Death and Fortune: Book One of 1526

All Rights Reserved ©

Chapter 14: The Princess and the Courtesan

A Few Days Later

The 17th of September, Day of the Moon, Year of the Lord 1526


As Asra walked through the harem gate, escorted by the black eunuch, she gave thanks to Allah that she was no longer held captive within its walls. She walked past the eunuch dormitories and a royal bathroom, then along the Court Yard of slaves girls. Each of these places held memories, memories of waiting, years of waiting. It was the harem that had made her what she was. Time was one thing that a harem girl had in abundance, and Asra had used it to master the myriad tongues. The slaves of the harem came from all across the world, and of their old lives they carried with them their languages and Asra had learned them and hoarded them.

At length she came to the Harem Garden. And to the presence of Sultan Suleiman the Lawgiver, Emperor of the Turks, Caliph of Islam, most powerful man in the world and Asra’s occasional lover. He sat on a cushioned rug, listening to the flutes of the harem girls. He drank Chinese black tea from an Arab-glass teacup, sweetened with a spoon of Indian cane sugar. When Asra had first been called on to attend the sultan, it had been nothing more than a lucky chance. Asra had known that her chance for freedom would not come again. So she had challenged the sultan to a wager, if she could outperform him in the number of languages in which she could say the name of God he would grant her a boon, if she lost she would kill herself. Asra was not fool enough to allow herself to win, but she had sufficiently impressed the emperor to ask her boon, freedom.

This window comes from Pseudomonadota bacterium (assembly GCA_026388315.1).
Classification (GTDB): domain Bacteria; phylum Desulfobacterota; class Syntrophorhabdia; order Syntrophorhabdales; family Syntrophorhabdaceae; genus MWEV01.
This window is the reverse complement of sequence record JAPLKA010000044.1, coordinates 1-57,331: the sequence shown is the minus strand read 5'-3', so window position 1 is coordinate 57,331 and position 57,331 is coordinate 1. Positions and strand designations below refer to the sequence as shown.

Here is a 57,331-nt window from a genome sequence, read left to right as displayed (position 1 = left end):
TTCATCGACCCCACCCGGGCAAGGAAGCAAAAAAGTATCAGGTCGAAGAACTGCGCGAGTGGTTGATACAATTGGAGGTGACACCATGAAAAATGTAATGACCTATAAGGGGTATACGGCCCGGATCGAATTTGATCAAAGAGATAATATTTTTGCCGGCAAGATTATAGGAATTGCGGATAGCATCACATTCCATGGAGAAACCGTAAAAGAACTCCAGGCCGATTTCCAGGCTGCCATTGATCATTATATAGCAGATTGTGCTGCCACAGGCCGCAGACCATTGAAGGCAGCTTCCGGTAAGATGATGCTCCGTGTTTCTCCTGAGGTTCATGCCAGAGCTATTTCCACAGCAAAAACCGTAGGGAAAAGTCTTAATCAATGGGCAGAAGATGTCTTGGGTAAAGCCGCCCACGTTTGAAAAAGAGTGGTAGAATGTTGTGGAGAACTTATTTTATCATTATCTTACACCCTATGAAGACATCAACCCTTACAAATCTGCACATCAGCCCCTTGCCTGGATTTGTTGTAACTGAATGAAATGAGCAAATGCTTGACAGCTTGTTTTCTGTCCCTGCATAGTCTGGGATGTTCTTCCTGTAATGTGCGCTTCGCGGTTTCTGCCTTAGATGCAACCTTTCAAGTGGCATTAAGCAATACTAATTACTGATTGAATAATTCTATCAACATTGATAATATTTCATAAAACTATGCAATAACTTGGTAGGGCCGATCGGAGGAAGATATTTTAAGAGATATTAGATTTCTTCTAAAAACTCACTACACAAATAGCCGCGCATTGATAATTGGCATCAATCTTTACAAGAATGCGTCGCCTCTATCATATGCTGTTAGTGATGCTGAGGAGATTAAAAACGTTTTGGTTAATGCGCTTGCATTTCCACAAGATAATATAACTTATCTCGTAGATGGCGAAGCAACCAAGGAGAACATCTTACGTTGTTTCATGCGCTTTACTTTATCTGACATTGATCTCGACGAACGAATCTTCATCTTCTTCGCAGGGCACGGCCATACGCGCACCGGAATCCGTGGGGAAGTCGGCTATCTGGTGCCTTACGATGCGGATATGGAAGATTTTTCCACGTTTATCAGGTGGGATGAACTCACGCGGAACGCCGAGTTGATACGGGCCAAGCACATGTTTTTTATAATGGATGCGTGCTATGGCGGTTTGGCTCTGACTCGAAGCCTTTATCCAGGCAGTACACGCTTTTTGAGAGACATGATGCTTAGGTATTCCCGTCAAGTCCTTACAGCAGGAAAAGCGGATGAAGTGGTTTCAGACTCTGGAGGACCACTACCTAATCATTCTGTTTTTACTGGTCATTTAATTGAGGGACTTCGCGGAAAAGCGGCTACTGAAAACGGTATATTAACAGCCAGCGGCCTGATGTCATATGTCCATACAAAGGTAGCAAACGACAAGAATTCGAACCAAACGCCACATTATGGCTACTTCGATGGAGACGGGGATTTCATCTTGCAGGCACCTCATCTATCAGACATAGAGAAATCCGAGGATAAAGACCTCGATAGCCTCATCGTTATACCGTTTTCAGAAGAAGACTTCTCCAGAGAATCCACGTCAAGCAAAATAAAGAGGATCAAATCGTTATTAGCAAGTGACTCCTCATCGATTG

Asra prostrated herself before the sultan, kissing the carpet at his feet.

“Rise,” said Suleiman.

“How may I serve you, Prince of the Faithful?” When she had left the harem she had been employed as a spy, where she had put to use her skill in languages, and trained in weapon craft and disguise. She had become the mastermind of a network of female informants, among brothels and slaves girls across Rumalia and had earned the ear of the sultan. She had risen high indeed for a slave girl orphaned at the sack Durres.